Colorado’s First Sports Betting Report Reveals ‘Bright Future’

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More than 10 weeks after the first legal sports bet was placed in Colorado, the Department of Gaming released its first official sports wagering revenue report, showing that the state’s commercial mobile sportsbooks took in $25.6 million in handle. During the first month, four sportsbooks were live beginning May 1, while two others joined the fray mid-month.

There was little to bet on given the shutdown of major professional sports amid the COVID-19 crisis, so the first report is like none we’ll likely see going forward — $6.6 million was wagered on table tennis, followed by $3 million on parlays, about $1.6 million on MMA and baseball, $1.5 million on soccer and $1.3 million on golf. The biggest category, with $7.9 million wagered, is labeled “other.”

The payout to the state was $96,537.55, according to the release. State sportsbooks had a hold of about 3.6%, or $946,741.

In first month, Colorado on point with similar states

“The total amount wagered in May of $25.6 million is an encouraging predictor of the potential for the Colorado sports betting landscape,” Dan Hartman, director of the Division of Gaming said in a statement. “It shows a bright future for the Colorado sports betting market.”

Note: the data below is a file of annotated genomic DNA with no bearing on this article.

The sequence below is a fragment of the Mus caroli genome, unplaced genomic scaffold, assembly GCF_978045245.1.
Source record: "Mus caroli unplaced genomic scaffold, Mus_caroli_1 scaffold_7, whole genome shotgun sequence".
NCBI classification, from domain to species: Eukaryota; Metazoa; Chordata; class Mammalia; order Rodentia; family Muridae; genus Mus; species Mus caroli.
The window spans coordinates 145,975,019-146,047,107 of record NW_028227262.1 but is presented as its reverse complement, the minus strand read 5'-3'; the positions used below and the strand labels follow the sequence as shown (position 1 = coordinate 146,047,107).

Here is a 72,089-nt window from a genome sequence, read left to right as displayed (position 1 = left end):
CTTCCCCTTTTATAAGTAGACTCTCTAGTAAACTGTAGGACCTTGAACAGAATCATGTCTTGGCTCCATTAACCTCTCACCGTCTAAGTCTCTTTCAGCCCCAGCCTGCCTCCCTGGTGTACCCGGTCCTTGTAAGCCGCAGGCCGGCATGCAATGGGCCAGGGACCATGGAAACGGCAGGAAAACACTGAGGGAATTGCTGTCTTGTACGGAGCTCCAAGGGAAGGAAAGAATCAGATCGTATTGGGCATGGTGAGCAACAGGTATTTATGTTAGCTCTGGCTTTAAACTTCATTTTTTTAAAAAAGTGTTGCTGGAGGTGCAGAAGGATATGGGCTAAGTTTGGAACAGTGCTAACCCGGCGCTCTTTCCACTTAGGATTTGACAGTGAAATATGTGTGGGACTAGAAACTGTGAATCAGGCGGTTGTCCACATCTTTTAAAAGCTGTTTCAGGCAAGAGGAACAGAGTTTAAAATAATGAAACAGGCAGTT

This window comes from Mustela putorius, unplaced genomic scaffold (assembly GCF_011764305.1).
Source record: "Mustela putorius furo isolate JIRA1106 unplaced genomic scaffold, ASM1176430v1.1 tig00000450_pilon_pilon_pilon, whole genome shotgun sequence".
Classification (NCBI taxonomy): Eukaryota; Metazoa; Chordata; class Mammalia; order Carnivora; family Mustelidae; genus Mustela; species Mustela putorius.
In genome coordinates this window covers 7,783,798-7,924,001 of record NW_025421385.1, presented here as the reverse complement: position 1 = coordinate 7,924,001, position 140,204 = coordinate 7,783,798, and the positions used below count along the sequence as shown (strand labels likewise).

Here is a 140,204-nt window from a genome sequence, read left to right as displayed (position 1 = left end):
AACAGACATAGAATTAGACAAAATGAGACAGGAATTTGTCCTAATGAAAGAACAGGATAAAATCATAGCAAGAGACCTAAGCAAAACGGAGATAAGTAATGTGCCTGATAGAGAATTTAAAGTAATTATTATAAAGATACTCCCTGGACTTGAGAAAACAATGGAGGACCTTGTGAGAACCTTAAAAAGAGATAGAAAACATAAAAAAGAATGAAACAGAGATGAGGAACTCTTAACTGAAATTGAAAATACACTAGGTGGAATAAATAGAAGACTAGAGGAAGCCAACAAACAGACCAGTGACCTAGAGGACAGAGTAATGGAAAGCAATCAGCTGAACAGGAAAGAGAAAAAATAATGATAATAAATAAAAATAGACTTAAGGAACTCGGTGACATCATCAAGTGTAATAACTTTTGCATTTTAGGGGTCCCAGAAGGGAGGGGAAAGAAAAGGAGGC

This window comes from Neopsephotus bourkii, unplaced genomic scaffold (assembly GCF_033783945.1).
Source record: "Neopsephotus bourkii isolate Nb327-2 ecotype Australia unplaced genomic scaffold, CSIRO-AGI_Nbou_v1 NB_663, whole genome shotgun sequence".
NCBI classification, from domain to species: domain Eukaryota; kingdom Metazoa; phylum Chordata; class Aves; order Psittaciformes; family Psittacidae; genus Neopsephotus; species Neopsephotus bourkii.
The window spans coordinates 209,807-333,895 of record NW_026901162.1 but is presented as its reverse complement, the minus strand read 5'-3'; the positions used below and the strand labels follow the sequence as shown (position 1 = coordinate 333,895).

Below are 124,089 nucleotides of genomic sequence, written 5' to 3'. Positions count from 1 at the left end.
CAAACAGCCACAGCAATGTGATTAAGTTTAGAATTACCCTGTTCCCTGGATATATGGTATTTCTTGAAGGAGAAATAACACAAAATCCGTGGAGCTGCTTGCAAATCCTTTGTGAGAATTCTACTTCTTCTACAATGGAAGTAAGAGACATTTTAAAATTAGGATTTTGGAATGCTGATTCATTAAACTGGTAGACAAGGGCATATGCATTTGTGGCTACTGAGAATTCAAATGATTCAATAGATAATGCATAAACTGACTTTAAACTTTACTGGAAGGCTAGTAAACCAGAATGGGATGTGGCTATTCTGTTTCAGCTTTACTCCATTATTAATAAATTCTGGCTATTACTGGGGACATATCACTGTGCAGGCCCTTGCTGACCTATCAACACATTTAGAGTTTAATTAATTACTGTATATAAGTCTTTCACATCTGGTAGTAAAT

For comparison, Indiana, which has about 1 million more residents than Colorado, had mobile handle of $37.3 million in May. Indiana sportsbooks went live with mobile sports betting in October 2019, and there are seven mobile/online books operating in the state.

To date, Colorado’s Limited Gaming Control Commission has approved 25 mobile/online licenses and 19 retail sportsbook licenses. Eight commercial operators are live with mobile platforms, and two retail sportsbooks are currently open — the DraftKings-operated book at the Mardi Gras Casino, and the sportsbook at the Saratoga Casino, operated by BetFred.

Colorado’s retail casinos closed for about three months due to COVID-19, so online sports wagering was the only gaming in the state during the month of May.

“The COVID-19 pandemic, the closures of Colorado casinos, and cessation of professional sporting events were challenges the Division of Gaming could not anticipate when initially planning for the launch of legalized sports betting in Colorado,” Hartman said in a statement. “Despite the unforeseen challenges the Division faced, the revenue results for May represent the culmination of all the hard work and effort the Division put into setting up this newly regulated industry for Coloradans.”

The report does not break down revenue by operator.

 

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Jill Dorson

Jill has covered everything from steeplechase to the NFL and then some during a more than 30-year career in sports journalism. The highlight of her career was covering Oakland Raiders during the Charles Woodson/Jon Gruden era, including the infamous “Snow Bowl” and the Raiders’ 2003 trip to Super Bowl XXXVII. Her specialty these days is covering sports betting legislation across the country.

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